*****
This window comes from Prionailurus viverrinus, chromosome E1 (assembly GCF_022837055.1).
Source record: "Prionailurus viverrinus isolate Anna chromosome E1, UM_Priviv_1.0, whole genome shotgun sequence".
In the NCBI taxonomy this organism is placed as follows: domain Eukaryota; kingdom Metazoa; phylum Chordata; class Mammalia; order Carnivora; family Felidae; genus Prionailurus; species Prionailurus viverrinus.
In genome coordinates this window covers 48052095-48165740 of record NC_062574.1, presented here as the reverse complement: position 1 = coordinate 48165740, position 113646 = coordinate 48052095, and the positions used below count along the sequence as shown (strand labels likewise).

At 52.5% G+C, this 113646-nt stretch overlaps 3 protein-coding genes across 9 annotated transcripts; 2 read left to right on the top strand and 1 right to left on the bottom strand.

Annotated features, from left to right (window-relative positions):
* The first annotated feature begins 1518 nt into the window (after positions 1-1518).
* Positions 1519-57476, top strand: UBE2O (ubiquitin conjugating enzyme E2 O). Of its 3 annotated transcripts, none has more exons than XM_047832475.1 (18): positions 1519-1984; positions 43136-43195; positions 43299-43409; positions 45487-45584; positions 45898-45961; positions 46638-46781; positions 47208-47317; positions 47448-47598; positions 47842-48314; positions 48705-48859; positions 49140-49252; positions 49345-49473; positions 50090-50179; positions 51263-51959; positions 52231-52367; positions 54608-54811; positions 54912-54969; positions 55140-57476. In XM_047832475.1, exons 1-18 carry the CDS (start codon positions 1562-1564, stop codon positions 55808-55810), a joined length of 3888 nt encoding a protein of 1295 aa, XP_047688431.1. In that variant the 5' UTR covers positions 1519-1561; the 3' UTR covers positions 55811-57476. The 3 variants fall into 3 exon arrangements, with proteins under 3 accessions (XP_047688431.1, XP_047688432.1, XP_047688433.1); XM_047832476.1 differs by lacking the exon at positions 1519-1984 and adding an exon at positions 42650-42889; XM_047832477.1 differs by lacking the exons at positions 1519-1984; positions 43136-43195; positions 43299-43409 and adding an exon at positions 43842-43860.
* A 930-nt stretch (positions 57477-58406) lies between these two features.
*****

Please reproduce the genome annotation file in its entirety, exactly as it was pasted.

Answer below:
This window comes from Prionailurus viverrinus, chromosome E1 (assembly GCF_022837055.1).
Source record: "Prionailurus viverrinus isolate Anna chromosome E1, UM_Priviv_1.0, whole genome shotgun sequence".
In the NCBI taxonomy this organism is placed as follows: domain Eukaryota; kingdom Metazoa; phylum Chordata; class Mammalia; order Carnivora; family Felidae; genus Prionailurus; species Prionailurus viverrinus.
In genome coordinates this window covers 48052095-48165740 of record NC_062574.1, presented here as the reverse complement: position 1 = coordinate 48165740, position 113646 = coordinate 48052095, and the positions used below count along the sequence as shown (strand labels likewise).

At 52.5% G+C, this 113646-nt stretch overlaps 3 protein-coding genes across 9 annotated transcripts; 2 read left to right on the top strand and 1 right to left on the bottom strand.

Annotated features, from left to right (window-relative positions):
* The first annotated feature begins 1518 nt into the window (after positions 1-1518).
* Positions 1519-57476, top strand: UBE2O (ubiquitin conjugating enzyme E2 O). Of its 3 annotated transcripts, none has more exons than XM_047832475.1 (18): positions 1519-1984; positions 43136-43195; positions 43299-43409; positions 45487-45584; positions 45898-45961; positions 46638-46781; positions 47208-47317; positions 47448-47598; positions 47842-48314; positions 48705-48859; positions 49140-49252; positions 49345-49473; positions 50090-50179; positions 51263-51959; positions 52231-52367; positions 54608-54811; positions 54912-54969; positions 55140-57476. In XM_047832475.1, exons 1-18 carry the CDS (start codon positions 1562-1564, stop codon positions 55808-55810), a joined length of 3888 nt encoding a protein of 1295 aa, XP_047688431.1. In that variant the 5' UTR covers positions 1519-1561; the 3' UTR covers positions 55811-57476. The 3 variants fall into 3 exon arrangements, with proteins under 3 accessions (XP_047688431.1, XP_047688432.1, XP_047688433.1); XM_047832476.1 differs by lacking the exon at positions 1519-1984 and adding an exon at positions 42650-42889; XM_047832477.1 differs by lacking the exons at positions 1519-1984; positions 43136-43195; positions 43299-43409 and adding an exon at positions 43842-43860.
* A 930-nt stretch (positions 57477-58406) lies between these two features.